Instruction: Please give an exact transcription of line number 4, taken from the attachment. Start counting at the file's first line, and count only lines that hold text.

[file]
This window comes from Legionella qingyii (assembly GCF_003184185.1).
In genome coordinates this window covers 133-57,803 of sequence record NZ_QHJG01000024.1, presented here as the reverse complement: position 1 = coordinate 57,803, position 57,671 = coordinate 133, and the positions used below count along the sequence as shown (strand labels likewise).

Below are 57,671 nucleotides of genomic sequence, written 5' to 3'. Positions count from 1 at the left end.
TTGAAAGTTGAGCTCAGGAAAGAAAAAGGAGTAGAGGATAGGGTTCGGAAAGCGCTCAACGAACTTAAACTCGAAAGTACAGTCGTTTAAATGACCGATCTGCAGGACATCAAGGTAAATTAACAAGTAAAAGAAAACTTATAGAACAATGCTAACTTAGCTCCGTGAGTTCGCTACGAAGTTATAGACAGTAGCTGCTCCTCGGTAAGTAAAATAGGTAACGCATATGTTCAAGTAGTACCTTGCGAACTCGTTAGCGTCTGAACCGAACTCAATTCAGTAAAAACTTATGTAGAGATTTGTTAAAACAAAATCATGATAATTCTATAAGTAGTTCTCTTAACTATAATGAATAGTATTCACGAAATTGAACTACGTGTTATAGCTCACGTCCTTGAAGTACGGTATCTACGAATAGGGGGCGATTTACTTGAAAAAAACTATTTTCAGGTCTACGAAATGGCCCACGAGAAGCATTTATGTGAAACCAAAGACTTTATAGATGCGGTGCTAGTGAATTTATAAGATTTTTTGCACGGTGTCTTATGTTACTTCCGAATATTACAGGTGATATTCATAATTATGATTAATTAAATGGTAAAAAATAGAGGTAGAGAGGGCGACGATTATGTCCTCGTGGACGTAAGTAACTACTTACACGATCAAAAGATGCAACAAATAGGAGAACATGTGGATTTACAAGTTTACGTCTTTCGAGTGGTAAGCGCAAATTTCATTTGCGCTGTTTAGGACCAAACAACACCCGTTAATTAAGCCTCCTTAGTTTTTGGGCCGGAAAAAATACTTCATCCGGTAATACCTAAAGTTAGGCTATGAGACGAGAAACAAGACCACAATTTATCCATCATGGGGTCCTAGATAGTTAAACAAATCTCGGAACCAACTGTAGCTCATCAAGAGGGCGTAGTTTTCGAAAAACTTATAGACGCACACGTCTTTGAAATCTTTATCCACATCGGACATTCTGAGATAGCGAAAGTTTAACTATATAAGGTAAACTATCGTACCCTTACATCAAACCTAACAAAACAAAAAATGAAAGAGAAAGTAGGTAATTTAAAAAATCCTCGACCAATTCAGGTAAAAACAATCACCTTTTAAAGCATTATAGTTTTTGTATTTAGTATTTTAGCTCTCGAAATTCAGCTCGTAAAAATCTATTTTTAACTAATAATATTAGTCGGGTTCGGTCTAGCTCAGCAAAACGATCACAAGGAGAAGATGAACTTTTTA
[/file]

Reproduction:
TTGAAAGTTGAGCTCAGGAAAGAAAAAGGAGTAGAGGATAGGGTTCGGAAAGCGCTCAACGAACTTAAACTCGAAAGTACAGTCGTTTAAATGACCGATCTGCAGGACATCAAGGTAAATTAACAAGTAAAAGAAAACTTATAGAACAATGCTAACTTAGCTCCGTGAGTTCGCTACGAAGTTATAGACAGTAGCTGCTCCTCGGTAAGTAAAATAGGTAACGCATATGTTCAAGTAGTACCTTGCGAACTCGTTAGCGTCTGAACCGAACTCAATTCAGTAAAAACTTATGTAGAGATTTGTTAAAACAAAATCATGATAATTCTATAAGTAGTTCTCTTAACTATAATGAATAGTATTCACGAAATTGAACTACGTGTTATAGCTCACGTCCTTGAAGTACGGTATCTACGAATAGGGGGCGATTTACTTGAAAAAAACTATTTTCAGGTCTACGAAATGGCCCACGAGAAGCATTTATGTGAAACCAAAGACTTTATAGATGCGGTGCTAGTGAATTTATAAGATTTTTTGCACGGTGTCTTATGTTACTTCCGAATATTACAGGTGATATTCATAATTATGATTAATTAAATGGTAAAAAATAGAGGTAGAGAGGGCGACGATTATGTCCTCGTGGACGTAAGTAACTACTTACACGATCAAAAGATGCAACAAATAGGAGAACATGTGGATTTACAAGTTTACGTCTTTCGAGTGGTAAGCGCAAATTTCATTTGCGCTGTTTAGGACCAAACAACACCCGTTAATTAAGCCTCCTTAGTTTTTGGGCCGGAAAAAATACTTCATCCGGTAATACCTAAAGTTAGGCTATGAGACGAGAAACAAGACCACAATTTATCCATCATGGGGTCCTAGATAGTTAAACAAATCTCGGAACCAACTGTAGCTCATCAAGAGGGCGTAGTTTTCGAAAAACTTATAGACGCACACGTCTTTGAAATCTTTATCCACATCGGACATTCTGAGATAGCGAAAGTTTAACTATATAAGGTAAACTATCGTACCCTTACATCAAACCTAACAAAACAAAAAATGAAAGAGAAAGTAGGTAATTTAAAAAATCCTCGACCAATTCAGGTAAAAACAATCACCTTTTAAAGCATTATAGTTTTTGTATTTAGTATTTTAGCTCTCGAAATTCAGCTCGTAAAAATCTATTTTTAACTAATAATATTAGTCGGGTTCGGTCTAGCTCAGCAAAACGATCACAAGGAGAAGATGAACTTTTTA